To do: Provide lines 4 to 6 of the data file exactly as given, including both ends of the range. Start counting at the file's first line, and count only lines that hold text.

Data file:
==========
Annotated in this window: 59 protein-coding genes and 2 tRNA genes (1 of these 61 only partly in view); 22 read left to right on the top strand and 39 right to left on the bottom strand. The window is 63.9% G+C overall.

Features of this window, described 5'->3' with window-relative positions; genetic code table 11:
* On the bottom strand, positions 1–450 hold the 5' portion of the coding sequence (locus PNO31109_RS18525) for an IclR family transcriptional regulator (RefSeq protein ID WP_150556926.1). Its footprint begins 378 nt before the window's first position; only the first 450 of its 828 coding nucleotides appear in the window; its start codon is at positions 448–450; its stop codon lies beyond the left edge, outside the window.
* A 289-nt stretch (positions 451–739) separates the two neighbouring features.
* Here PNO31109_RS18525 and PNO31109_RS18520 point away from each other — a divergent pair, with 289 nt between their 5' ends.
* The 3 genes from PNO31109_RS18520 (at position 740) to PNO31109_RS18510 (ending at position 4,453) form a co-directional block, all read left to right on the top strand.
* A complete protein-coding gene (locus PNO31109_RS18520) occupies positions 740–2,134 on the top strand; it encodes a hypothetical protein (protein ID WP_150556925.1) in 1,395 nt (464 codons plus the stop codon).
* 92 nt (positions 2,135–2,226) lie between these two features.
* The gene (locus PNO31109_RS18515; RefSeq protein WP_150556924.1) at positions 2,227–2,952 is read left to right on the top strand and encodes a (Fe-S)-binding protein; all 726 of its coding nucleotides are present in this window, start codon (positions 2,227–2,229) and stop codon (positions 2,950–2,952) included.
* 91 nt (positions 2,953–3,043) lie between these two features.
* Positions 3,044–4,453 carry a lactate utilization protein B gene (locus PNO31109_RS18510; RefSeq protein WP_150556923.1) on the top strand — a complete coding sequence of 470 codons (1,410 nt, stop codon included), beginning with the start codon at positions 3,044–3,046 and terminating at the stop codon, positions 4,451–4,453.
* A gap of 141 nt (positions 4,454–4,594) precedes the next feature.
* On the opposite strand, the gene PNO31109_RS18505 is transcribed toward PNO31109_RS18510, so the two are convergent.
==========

* A 289-nt stretch (positions 451–739) separates the two neighbouring features.
* Here PNO31109_RS18525 and PNO31109_RS18520 point away from each other — a divergent pair, with 289 nt between their 5' ends.
* The 3 genes from PNO31109_RS18520 (at position 740) to PNO31109_RS18510 (ending at position 4,453) form a co-directional block, all read left to right on the top strand.